By Aggam Walia
Summers have always been busy for me. I make sure that I utilise the two-month-long break by doing something productive, like an internship or volunteer work. But this year, things are different. Because of the national lockdown, I had to cancel all my plans. This has resulted in me spending long, stressful hours thinking about how I’m wasting my time. While I understand that the situation is beyond my control, I cannot help but feel anxious about being unproductive and having nothing to show for these months. After some deep introspection, I realise that part of my anxiety closely ties in with the nature of academic and extra-curricular competition at our university.
I remember that I spent my first month at Ashoka extremely excited about my courses, until I talked to some seniors about grades. They introduced me to the Dean’s List and spoke at length about what is considered to be good GPA. They told me to choose my courses based on their grading policy. This kind of focus on grades changed the nature of the excitement I had previously felt. From being excited to learn and explore different disciplines, I became excited about the possibility of being included on the Dean’s List. The end destination of academic labour seemed way more attractive than the journey of learning itself.
It should be noted that some disciplines are more competitive than others. Still, the university officially puts more emphasis on intellectual engagement than on grades and careers. In my experience, this emphasis does not materialise in our classrooms and residential spaces.
Most Ashokans care deeply about their academic performance and take their intellectual pursuits seriously. They also actively work on their extracurriculars. What feeds my anxiety is the need to differentiate myself in a crowd full of motivated, talented people. From what I have observed, many people on campus struggle with forming a unique identity. Since good grades and an elaborate resume are seen as tangible indicators of success, people often rely on these indicators to set themselves apart from others.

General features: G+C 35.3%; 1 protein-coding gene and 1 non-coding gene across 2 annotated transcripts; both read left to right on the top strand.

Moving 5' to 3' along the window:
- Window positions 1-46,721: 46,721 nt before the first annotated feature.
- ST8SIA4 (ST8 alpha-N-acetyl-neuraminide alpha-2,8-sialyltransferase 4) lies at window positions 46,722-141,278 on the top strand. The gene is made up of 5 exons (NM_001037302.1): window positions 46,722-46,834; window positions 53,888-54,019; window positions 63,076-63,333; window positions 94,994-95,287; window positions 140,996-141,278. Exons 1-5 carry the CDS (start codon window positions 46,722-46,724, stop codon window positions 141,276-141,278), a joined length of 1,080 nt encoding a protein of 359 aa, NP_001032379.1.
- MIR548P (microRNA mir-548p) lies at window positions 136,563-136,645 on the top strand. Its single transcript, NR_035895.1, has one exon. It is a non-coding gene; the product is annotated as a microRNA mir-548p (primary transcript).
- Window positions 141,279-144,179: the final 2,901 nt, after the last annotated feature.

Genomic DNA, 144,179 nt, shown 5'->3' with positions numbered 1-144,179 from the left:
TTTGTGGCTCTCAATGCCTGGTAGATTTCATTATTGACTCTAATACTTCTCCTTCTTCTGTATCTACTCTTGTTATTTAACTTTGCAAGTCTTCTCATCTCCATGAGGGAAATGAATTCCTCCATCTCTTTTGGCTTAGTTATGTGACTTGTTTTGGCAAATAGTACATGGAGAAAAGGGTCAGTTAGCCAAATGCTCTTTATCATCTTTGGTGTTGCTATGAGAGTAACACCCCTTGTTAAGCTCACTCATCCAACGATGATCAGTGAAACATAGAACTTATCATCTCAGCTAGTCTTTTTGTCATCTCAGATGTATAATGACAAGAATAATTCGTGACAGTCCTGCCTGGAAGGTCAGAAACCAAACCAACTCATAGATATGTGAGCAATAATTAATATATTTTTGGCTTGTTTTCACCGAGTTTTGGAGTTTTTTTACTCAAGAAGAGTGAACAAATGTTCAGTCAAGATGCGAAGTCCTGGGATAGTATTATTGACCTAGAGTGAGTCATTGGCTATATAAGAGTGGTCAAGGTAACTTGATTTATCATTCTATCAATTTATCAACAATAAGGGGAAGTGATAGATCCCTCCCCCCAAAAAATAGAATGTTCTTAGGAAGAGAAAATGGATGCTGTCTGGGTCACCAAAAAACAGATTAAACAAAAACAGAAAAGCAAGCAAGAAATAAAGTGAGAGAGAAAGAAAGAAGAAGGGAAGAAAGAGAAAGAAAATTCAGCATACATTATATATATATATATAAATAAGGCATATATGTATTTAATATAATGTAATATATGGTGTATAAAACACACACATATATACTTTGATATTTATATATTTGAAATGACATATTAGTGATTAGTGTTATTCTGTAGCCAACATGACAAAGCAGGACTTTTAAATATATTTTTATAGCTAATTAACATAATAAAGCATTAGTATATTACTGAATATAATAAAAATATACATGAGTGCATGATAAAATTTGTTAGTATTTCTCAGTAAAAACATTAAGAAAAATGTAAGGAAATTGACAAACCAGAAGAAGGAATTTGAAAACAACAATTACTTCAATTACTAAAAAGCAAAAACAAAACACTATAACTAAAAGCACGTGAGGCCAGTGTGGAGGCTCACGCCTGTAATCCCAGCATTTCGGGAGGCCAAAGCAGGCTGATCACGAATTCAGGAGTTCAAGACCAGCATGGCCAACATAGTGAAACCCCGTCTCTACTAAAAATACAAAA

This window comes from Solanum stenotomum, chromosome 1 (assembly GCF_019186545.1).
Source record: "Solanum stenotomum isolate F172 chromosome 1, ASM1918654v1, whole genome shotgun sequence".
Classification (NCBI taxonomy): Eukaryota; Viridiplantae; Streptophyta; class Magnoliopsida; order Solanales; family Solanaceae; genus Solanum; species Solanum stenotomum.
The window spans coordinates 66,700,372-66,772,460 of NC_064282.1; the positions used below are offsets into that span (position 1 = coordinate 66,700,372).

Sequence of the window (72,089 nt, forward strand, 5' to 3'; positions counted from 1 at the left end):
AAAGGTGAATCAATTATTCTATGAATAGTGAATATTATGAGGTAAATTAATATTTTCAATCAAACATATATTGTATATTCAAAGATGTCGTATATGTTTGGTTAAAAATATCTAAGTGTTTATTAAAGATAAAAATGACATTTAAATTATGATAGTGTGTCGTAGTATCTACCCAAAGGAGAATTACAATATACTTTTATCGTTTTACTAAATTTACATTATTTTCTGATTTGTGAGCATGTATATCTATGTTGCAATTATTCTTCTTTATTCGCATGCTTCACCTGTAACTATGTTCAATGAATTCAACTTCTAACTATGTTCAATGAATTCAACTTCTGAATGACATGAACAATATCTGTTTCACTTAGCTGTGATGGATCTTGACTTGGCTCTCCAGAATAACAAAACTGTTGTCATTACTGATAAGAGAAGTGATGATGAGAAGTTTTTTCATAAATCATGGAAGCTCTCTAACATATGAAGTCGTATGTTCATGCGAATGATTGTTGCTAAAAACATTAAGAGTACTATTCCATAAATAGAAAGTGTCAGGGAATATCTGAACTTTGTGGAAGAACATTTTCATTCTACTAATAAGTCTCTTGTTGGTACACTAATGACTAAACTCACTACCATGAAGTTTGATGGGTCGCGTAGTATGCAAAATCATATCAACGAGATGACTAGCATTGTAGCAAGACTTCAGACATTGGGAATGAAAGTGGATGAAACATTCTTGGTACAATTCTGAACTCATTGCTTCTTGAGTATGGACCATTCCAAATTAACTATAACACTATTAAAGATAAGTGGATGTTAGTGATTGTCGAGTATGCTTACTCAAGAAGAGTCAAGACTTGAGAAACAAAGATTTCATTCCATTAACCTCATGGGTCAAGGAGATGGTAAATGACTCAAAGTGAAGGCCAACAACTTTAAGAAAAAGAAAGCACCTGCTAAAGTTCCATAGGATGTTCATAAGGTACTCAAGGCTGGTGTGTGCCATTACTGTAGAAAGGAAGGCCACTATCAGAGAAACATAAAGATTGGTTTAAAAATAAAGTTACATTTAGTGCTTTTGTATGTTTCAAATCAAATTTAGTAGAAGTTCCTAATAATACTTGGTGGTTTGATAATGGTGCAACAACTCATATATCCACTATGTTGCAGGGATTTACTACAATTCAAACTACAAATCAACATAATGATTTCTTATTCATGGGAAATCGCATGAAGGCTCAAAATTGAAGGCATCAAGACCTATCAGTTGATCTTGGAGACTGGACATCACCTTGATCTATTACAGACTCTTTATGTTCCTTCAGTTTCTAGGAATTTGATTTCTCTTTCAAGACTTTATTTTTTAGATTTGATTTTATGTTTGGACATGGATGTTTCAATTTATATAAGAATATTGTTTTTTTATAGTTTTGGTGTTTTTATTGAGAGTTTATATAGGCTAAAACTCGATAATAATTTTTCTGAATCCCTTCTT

A part of the opposition to the double-A system last semester stemmed from this struggle. Some people didn’t want the double-A system because they wanted grades for personal distinction. This struggle for identity, which values grades and resumes over learning and experience, creates a toxic, competitive environment on campus.
In my experience, a lack of academic modesty is the primary reason behind the creation of that environment. A lot of us are too quick to flaunt our grades, or to compare them with our peers’. When competition between two people becomes personal, grades can be used as weapons to prove one’s intellectual worth. This can be seen in class participation, where people are keen to up one another for intellectual brownie points. What matters in such discussions becomes not how much we can learn from one another, but how knowledgeable we appear to be.
I now realise that I want to do away with such competition. Competition can be healthy, but the kind of competition I see on campus has skewed our priorities. People aren’t motivated by the intrinsic desire to learn, instead the motivation is often based on the end goals. This can take a serious toll on our mental health. Living in such close proximity means that whatever I do (or don’t do) is clearly visible. The anxiety of not doing enough can be very burdensome in a happening campus where it isn’t possible to be present for all events of interest. These factors create an intense academic environment which can be severely suffocating at times.
I am not condemning the fact that people become competitive because unfortunately, it corresponds to the reality of the world. Competition is necessary to get by, even when it gets toxic. Most people apply to graduate school and for jobs after college, and competition for this is inevitable. But I still feel cheated because I do want to enjoy the learning process without worrying too much about my resume. I suppose that the conflict I’m facing is my inability to reconcile the external reality with my internal desire to learn without constraints.
Is there a way to change this culture? Perhaps not, as our university doesn’t exist in isolation and is shaped and influenced by the highly competitive modern society. However, I do hope that we could work together as a community in addressing the anxieties and insecurities people face to make the university experience more enjoyable and inclusive.
About the author :
Aggam is a rising second year. His interests include politics, food and random conversations on the meaning of life.